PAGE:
Moving to Windows 7 and 8.1, the former of which is supported only if you are a business paying for Extended Security Updates, we see the following:

  • Windows 8.1, Server 2012 R2: KB4592484, KB4592495 (security – only) – corrects the DST start date for the Fiji Islands, fixes a security vulnerability by preventing apps running as a SYSTEM account from printing to FILE: ports, as well as adding a number of security enhancements to Windows components.
    • Known issues: The same CSV bug that’s been plaguing the OS for months now is still there.
  • Windows 7 SP1, Server 2008 R2 SP1: KB4592471, KB4592503 (security-only) - fixes a security vulnerability by preventing apps running as a SYSTEM account from printing to FILE: ports, as well as adding a number of security updates to other Windows components.
    • Known issue: The update may show up as Failed in Update history or you may get the error “Failure to configure Windows updates” during setup.

Flipping over to the Insider side for a second, Microsoft has announced that Windows on ARM PCs can now run x64 apps on the Insider Program, courtesy of build 21277.

Microsoft actually released two builds to its Dev channel, the one above and 20277. The latter is from the fe_release branch, which means it doesn’t contain any new features, just two small fixes. Exactly why Microsoft chose this rather convoluted way of pushing out builds, muddying up the whole idea of the Dev channel, is something we don’t yet have an answer to.

Cloud availability

Moving on to the cloud, Microsoft is planning to build a renewable Danish data center, which is set to generate 200,000 jobs. This is no doubt in an effort to further expand the availability of its services, such as SharePoint, which now has 200 million users in the cloud.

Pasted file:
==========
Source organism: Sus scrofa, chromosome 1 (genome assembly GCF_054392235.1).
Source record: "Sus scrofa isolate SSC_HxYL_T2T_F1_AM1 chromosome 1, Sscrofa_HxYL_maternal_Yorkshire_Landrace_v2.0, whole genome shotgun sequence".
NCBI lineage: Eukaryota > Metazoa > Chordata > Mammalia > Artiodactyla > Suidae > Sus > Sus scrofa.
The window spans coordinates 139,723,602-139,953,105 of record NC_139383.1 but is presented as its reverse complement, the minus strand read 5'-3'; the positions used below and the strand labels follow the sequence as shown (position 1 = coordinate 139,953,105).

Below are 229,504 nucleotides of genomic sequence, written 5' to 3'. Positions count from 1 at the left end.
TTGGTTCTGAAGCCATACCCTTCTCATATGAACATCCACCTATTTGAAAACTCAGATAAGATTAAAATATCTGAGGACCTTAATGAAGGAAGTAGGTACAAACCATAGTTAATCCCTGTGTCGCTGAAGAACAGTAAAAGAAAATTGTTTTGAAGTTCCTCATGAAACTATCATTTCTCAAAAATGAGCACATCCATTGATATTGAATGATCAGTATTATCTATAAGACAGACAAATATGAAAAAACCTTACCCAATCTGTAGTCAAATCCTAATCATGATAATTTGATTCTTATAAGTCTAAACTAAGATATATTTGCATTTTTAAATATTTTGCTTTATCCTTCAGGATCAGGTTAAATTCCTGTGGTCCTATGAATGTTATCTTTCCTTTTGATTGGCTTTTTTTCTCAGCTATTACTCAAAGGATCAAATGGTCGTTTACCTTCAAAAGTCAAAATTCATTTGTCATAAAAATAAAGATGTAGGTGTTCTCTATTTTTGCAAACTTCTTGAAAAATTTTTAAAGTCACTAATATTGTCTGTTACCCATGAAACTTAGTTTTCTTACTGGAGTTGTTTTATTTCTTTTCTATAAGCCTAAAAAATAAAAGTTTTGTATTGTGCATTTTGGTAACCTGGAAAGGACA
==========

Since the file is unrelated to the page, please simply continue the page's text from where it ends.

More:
While we’re on the subject, the company has announced a slew of other developments in the sector, including the general availability of Azure Digital Twins – which allows for the digital recreation of physical environments -, a new Top Secret cloud in Azure Government, and the GA phase of the company’s next-gen Azure Stack HCI (hyperconverged infrastructure) solution.

Power BI has gotten some enhancements of its own, with the Premium version adding full report attachments for report subscriptions, large model support, a number of new Admin APIs and Service Principal authentication, as well as an Azure Cosmos DB Connector, among other things.

Dev channel

Logging off

We end the column with what else but some Edge news.

For one, version 88 is now available in the Beta channel adding the sleeping tabs feature and History improvements, with the first Edge 89 build landing in the Dev channel.

If you’re running the Canary builds, there’s a new accent color option for themes – currently hidden behind a flag - as well as the option to restrict updates on metered connections. The latter feature is thankfully, not hidden.

Last but not least, Microsoft has issued a warning about a malware campaign that’s infecting Chrome, Edge, and Firefox. The exploit is part of the Adrozek family of browser modifiers that’s been active since May of this year.

Missed any of the previous columns? Be sure to have a look right here.